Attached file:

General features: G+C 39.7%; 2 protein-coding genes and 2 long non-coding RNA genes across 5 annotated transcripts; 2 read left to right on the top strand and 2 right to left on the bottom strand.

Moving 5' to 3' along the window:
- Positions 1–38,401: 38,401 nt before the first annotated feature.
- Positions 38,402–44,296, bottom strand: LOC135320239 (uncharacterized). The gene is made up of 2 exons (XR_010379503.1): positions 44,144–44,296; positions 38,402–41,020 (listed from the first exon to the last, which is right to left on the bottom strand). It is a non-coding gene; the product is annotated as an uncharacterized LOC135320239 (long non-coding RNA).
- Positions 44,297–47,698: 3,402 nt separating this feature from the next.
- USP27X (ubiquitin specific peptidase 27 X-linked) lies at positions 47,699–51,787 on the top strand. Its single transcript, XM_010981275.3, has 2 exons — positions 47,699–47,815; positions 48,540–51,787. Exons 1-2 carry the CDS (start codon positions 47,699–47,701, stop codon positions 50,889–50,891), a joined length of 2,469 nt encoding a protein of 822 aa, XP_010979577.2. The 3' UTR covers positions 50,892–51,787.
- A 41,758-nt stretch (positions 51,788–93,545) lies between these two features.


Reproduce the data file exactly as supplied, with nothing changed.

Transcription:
General features: G+C 39.7%; 2 protein-coding genes and 2 long non-coding RNA genes across 5 annotated transcripts; 2 read left to right on the top strand and 2 right to left on the bottom strand.

Moving 5' to 3' along the window:
- Positions 1–38,401: 38,401 nt before the first annotated feature.
- Positions 38,402–44,296, bottom strand: LOC135320239 (uncharacterized). The gene is made up of 2 exons (XR_010379503.1): positions 44,144–44,296; positions 38,402–41,020 (listed from the first exon to the last, which is right to left on the bottom strand). It is a non-coding gene; the product is annotated as an uncharacterized LOC135320239 (long non-coding RNA).
- Positions 44,297–47,698: 3,402 nt separating this feature from the next.
- USP27X (ubiquitin specific peptidase 27 X-linked) lies at positions 47,699–51,787 on the top strand. Its single transcript, XM_010981275.3, has 2 exons — positions 47,699–47,815; positions 48,540–51,787. Exons 1-2 carry the CDS (start codon positions 47,699–47,701, stop codon positions 50,889–50,891), a joined length of 2,469 nt encoding a protein of 822 aa, XP_010979577.2. The 3' UTR covers positions 50,892–51,787.
- A 41,758-nt stretch (positions 51,788–93,545) lies between these two features.